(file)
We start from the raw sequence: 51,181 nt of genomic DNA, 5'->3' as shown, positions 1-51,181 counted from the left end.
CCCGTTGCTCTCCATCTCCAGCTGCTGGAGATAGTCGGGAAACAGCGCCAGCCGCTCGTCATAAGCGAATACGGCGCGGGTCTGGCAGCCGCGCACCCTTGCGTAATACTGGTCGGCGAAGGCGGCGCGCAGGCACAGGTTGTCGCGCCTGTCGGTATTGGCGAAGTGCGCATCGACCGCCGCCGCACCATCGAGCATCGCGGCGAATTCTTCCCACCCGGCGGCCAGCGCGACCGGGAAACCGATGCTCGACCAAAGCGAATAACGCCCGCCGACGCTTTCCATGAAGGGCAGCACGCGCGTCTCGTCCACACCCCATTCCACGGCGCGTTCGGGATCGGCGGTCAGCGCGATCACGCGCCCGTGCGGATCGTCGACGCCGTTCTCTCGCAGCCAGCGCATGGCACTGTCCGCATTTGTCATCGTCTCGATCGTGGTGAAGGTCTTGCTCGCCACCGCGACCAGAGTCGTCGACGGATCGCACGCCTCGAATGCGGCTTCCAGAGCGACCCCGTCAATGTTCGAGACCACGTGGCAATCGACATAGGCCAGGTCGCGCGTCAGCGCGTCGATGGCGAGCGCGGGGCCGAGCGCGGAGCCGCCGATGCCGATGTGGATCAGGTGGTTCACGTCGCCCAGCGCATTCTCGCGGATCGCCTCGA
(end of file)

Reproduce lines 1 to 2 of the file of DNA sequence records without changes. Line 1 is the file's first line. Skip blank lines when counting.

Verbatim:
We start from the raw sequence: 51,181 nt of genomic DNA, 5'->3' as shown, positions 1-51,181 counted from the left end.
CCCGTTGCTCTCCATCTCCAGCTGCTGGAGATAGTCGGGAAACAGCGCCAGCCGCTCGTCATAAGCGAATACGGCGCGGGTCTGGCAGCCGCGCACCCTTGCGTAATACTGGTCGGCGAAGGCGGCGCGCAGGCACAGGTTGTCGCGCCTGTCGGTATTGGCGAAGTGCGCATCGACCGCCGCCGCACCATCGAGCATCGCGGCGAATTCTTCCCACCCGGCGGCCAGCGCGACCGGGAAACCGATGCTCGACCAAAGCGAATAACGCCCGCCGACGCTTTCCATGAAGGGCAGCACGCGCGTCTCGTCCACACCCCATTCCACGGCGCGTTCGGGATCGGCGGTCAGCGCGATCACGCGCCCGTGCGGATCGTCGACGCCGTTCTCTCGCAGCCAGCGCATGGCACTGTCCGCATTTGTCATCGTCTCGATCGTGGTGAAGGTCTTGCTCGCCACCGCGACCAGAGTCGTCGACGGATCGCACGCCTCGAATGCGGCTTCCAGAGCGACCCCGTCAATGTTCGAGACCACGTGGCAATCGACATAGGCCAGGTCGCGCGTCAGCGCGTCGATGGCGAGCGCGGGGCCGAGCGCGGAGCCGCCGATGCCGATGTGGATCAGGTGGTTCACGTCGCCCAGCGCATTCTCGCGGATCGCCTCGA